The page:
Naturally, for a movie with bohemians, pot smoking and music, there’s a hipster vibe so present that it’s not the least bit shocking that Fred Armisen appears. He pops up from time to time as the drummer for the couple, weirding them out with his talk of onesies, hot cocoa tuesdays and cuddle parties. He’s present almost as a hipster repellent for the couple, showcasing how crazy they could become if they venture too far down the rabbit hole. Armisen only occupies their space just enough to keep them semi-grounded, refusing to become any more involved as he despises conflict. I can’t blame him considering how abruptly a marriage counselor ditches them.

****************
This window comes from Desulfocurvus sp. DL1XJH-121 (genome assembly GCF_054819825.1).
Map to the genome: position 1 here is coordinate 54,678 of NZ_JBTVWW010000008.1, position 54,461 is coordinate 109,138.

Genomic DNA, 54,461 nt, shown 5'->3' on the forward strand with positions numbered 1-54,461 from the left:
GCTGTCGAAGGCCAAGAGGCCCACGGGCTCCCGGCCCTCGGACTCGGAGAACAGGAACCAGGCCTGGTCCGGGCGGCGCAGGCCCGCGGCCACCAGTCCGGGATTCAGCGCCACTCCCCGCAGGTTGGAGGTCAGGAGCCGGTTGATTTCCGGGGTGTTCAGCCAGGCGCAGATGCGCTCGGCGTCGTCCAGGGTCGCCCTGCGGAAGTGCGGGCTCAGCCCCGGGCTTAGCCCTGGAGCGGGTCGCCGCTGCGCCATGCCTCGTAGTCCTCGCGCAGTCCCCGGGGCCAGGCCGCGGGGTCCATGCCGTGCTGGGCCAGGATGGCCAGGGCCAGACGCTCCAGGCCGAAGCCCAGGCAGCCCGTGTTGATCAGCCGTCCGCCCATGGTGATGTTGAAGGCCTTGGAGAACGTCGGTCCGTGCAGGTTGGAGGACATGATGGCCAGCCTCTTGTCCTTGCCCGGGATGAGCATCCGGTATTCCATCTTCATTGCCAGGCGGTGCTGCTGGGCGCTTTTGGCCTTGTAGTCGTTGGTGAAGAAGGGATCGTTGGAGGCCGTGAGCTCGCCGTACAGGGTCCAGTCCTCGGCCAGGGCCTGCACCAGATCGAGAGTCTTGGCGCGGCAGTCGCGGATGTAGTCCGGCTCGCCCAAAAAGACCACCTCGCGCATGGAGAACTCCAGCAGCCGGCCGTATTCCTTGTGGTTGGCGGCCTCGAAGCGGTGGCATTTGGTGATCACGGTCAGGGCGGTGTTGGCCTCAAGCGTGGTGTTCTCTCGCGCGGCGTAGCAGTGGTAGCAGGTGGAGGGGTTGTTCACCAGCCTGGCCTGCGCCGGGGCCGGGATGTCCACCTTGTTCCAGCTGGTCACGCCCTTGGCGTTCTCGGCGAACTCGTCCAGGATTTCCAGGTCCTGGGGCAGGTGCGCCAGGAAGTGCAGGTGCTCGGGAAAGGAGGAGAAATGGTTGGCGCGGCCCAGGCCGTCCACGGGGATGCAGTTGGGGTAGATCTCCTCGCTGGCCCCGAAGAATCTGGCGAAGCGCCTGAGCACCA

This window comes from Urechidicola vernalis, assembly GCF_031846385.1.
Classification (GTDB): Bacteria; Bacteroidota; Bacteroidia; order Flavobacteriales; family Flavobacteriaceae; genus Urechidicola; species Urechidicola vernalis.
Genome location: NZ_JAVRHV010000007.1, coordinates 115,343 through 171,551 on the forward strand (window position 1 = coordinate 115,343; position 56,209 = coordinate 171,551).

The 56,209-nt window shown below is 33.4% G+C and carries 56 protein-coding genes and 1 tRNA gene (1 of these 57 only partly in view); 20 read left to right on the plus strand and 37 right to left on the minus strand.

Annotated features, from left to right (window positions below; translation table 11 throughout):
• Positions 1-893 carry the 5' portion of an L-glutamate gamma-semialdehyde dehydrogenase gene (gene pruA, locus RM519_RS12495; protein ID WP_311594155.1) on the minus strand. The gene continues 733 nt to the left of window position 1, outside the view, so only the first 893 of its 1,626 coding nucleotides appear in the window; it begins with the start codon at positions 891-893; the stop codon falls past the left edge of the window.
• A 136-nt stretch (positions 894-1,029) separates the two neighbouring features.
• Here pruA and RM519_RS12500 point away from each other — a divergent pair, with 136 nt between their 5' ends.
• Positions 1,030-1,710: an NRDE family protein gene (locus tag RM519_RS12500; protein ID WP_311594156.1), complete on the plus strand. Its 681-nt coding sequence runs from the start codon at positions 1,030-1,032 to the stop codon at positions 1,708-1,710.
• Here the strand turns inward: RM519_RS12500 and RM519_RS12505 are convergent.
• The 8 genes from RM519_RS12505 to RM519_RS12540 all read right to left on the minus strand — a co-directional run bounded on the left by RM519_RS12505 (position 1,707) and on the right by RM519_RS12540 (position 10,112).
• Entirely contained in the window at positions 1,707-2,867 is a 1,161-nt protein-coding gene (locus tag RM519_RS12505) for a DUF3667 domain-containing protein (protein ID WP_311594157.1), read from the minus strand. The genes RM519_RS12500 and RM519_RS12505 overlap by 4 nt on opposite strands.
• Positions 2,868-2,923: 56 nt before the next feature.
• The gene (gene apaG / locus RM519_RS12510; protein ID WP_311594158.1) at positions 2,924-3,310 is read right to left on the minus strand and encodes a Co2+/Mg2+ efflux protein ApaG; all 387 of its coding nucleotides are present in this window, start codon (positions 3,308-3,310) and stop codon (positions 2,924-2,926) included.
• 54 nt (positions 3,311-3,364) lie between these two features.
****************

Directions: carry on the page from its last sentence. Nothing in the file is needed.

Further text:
Much like the couple, Band Aid doesn’t quite find the sweet spot for making its characters take off, but the admirable attempt to find it makes this a pleasing light romantic comedy. There’s a reason to like this couple, sympathize with their plight and admire their desire to create music.
Whether it will work out for them in the end is left somewhat ambiguous as there are still plenty of wrinkles left to iron out. But in those moments when they find themselves writing and singing together, there’s a certain magic of when two people become one. Music won’t heal all wounds, but it can at least put to rest some pointless squabbles and maybe create something beautiful from them.